I represent a lot of people who are put under guardianship and one of the things that I always talk about with them is that a guardianship does NOT always last forever. This is particularly true in the case of young adults, who are put under guardianship when they turn 18 because of disabilities like ADHD, Oppositional Defiant Disorder or Anxiety Disorder.* With any individual, but particularly with “children” when they turn 18, they simply need more time, more transitional schooling, more life experience, before they are able to function in society without a guardian.
How is a guardianship ended in Minnesota? By convincing the Court that a person is no longer in need of the assistance or protection of a guardian. The court will have a hearing to determine whether a guardianship should be terminated. At the hearing, evidence is presented to show that the individual is now able to make and communicate his/her own responsible decisions regarding medical care, shelter, nutrition, clothing and safety. Although statute doesn’t technically require it, it is usually very helpful to have a Physician’s Statement that there is no longer a continuing need for a guardian. Once a prima facie case is established that a guardian is no longer needed, if no one comes forward objecting to the termination and showing that in fact guardianship is still needed, then the Court must terminate the guardianship. The statute that governs termination of guardianships is Minn. Stat. 524.5-317. During this process the Ward (person under guardianship) is entitled to have an attorney represent him/her.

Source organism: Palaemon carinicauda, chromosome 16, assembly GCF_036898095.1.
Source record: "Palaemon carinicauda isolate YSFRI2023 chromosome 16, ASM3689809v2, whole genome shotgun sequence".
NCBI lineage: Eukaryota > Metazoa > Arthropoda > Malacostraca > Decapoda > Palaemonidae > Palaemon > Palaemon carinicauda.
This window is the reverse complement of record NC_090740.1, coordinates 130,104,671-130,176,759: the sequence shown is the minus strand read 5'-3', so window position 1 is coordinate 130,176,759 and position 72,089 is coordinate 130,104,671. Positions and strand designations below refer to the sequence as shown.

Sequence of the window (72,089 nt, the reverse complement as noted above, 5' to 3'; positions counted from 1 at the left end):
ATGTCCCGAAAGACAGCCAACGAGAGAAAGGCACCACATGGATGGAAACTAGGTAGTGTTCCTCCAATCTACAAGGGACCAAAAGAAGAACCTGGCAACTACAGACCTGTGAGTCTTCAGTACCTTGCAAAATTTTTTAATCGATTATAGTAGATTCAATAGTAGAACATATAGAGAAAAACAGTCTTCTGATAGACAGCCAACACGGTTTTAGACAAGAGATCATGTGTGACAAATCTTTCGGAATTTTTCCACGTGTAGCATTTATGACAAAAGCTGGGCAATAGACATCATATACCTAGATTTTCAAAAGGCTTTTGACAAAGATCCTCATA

* (This list is meant to be illustrative, not exhaustive).